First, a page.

Toddlers' Lawsuit Against Trump Tossed in Test of New York’s Expanded anti-SLAPP Law
On July 9th, a New York trial court dismissed the high-profile lawsuit against Trump, Trump for President, Inc. (“TFP), and Lance Cook brought by the parents of two toddlers whose embrace was transformed from a meme of racial harmony into an edited video suggesting one of them was a “racist baby.”
The parents of the two-year olds had recorded the video of the two children “hugging each other on a New York City sidewalk. The video of M.H., who is black, and F.M., who is white, went viral as a symbol of racial unity.”
The video caught the attention of defendant Logan Cook, a Trump-supporting self-identified “memesmith.” Cook took the popular meme, reedited it so that a part where the white toddler runs after the black one is shown first with a “breaking news” chyron added to the bottom (similar to that used by CNN), and added a caption reading “Terrified Todler [sic] Runs From Racist Baby” and “Racist Baby Probably A Trump Voter.” Then the video fades to black and text states “what actually happened,” and then shows the video of the two kids embracing. The shot then fades and displays the message: “AMERICA IS NOT THE PROBLEM . . . FAKE NEWS IS. IF YOU SEE SOMETHING, SAY SOMETHING. ONLY YOU CAN PREVENT FAKE NEWS DUMPSTER FIRES.” Cook posted this reedited video to his Instagram account.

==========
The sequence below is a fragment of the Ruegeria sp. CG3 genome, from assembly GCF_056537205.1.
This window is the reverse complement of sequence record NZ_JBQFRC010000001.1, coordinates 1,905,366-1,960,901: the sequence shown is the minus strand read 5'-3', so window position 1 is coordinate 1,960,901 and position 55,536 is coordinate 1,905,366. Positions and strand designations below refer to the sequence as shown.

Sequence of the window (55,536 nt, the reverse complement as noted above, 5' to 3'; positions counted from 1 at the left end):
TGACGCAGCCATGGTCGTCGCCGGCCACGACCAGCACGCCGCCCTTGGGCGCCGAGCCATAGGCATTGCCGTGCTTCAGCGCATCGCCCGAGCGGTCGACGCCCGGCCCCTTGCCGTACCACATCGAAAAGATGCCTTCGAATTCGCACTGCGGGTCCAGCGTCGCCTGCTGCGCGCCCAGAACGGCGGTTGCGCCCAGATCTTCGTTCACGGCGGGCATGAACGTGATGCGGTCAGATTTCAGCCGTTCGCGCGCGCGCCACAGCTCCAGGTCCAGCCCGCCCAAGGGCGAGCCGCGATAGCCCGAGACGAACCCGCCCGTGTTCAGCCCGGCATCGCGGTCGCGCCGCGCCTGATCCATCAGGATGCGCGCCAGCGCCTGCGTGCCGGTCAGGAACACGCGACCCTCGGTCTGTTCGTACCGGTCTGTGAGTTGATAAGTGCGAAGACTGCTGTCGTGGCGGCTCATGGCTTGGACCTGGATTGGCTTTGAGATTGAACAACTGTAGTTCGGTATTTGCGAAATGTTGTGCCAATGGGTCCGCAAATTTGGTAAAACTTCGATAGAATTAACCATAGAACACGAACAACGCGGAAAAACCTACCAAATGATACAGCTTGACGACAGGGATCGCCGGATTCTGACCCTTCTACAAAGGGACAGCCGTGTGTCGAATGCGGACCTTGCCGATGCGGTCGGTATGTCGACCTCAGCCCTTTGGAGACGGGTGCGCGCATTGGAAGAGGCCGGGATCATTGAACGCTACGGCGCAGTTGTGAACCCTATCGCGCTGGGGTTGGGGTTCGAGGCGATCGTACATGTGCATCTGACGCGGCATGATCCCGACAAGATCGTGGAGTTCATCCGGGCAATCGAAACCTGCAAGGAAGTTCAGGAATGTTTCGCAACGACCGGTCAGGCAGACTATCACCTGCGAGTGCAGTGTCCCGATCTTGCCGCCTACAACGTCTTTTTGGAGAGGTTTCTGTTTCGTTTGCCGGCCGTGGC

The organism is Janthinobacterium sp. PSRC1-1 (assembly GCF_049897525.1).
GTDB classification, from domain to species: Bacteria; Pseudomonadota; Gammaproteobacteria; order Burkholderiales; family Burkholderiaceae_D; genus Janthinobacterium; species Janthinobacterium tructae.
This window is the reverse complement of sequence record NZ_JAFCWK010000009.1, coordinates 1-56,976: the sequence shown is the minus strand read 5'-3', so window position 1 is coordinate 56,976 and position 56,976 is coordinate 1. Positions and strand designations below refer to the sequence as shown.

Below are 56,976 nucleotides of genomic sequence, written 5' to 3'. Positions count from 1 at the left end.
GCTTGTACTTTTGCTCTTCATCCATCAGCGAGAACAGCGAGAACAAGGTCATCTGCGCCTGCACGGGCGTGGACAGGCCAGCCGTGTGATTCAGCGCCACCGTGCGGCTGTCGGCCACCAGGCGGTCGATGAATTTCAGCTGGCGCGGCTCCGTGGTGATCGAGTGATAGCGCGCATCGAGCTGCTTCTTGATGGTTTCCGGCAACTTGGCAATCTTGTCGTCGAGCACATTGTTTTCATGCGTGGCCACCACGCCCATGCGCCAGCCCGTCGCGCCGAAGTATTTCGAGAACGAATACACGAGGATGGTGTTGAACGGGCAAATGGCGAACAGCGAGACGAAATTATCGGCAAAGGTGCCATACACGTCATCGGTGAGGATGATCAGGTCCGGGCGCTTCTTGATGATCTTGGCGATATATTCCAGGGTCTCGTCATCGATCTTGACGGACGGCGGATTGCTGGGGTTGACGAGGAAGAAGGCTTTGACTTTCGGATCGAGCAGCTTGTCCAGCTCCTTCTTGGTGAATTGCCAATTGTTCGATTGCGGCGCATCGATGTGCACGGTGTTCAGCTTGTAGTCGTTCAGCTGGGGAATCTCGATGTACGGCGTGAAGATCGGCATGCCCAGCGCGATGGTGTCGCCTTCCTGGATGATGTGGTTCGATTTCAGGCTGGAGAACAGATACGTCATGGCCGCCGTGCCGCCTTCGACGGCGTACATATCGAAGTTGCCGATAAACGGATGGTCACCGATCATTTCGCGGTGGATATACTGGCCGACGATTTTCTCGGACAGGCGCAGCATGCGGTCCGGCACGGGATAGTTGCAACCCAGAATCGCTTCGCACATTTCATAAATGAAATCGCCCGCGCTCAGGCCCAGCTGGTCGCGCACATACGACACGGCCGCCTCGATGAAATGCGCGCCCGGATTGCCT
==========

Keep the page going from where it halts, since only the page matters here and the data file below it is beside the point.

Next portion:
Trump tweeted Cook’s doctored video and the TFP account retweeted it. These tweets were viewed over 20 million times. Facebook and Twitter removed the “postings on the grounds that [the video] violated their copyright rules, lacked approval of the plaintiffs, and was ‘likely to cause harm’ to the plaintiffs.” Twitter permanently banned Cook from its platform, but Cook continued to feature the video on Instagram and elsewhere.
The parents of the toddlers sued. Their inclusion of claims for both negligent and intentional infliction of emotional distress shows the depth of their disgust at how the video was used. The court tossed both those claims, concluding that there was no extreme or outrageous conduct at issue.
The court also dismissed the plaintiffs’ right of publicity claims under New York Civil Rights Law §§ 50 & 51 (brought on behalf of the children), concluding that the uses were not for purposes of trade or advertising, and regardless were newsworthy and therefore exempt from liability.
This case provides one of the early tests of the newly expanded anti-SLAPP law in New York state (amended in late 2020), and demonstrates the ability to now quickly dispose of lawsuits limiting free speech in the state. This will no doubt be music to media lawyers' ears as they have been seeking such a device in the state for years.
I note that the court did not address the defendants' questionable argument that since the plaintiffs initially posted the video, their privacy rights under §§ 50 and 51 could not have been violated by further postings of the video (even if altered and used for a different purpose).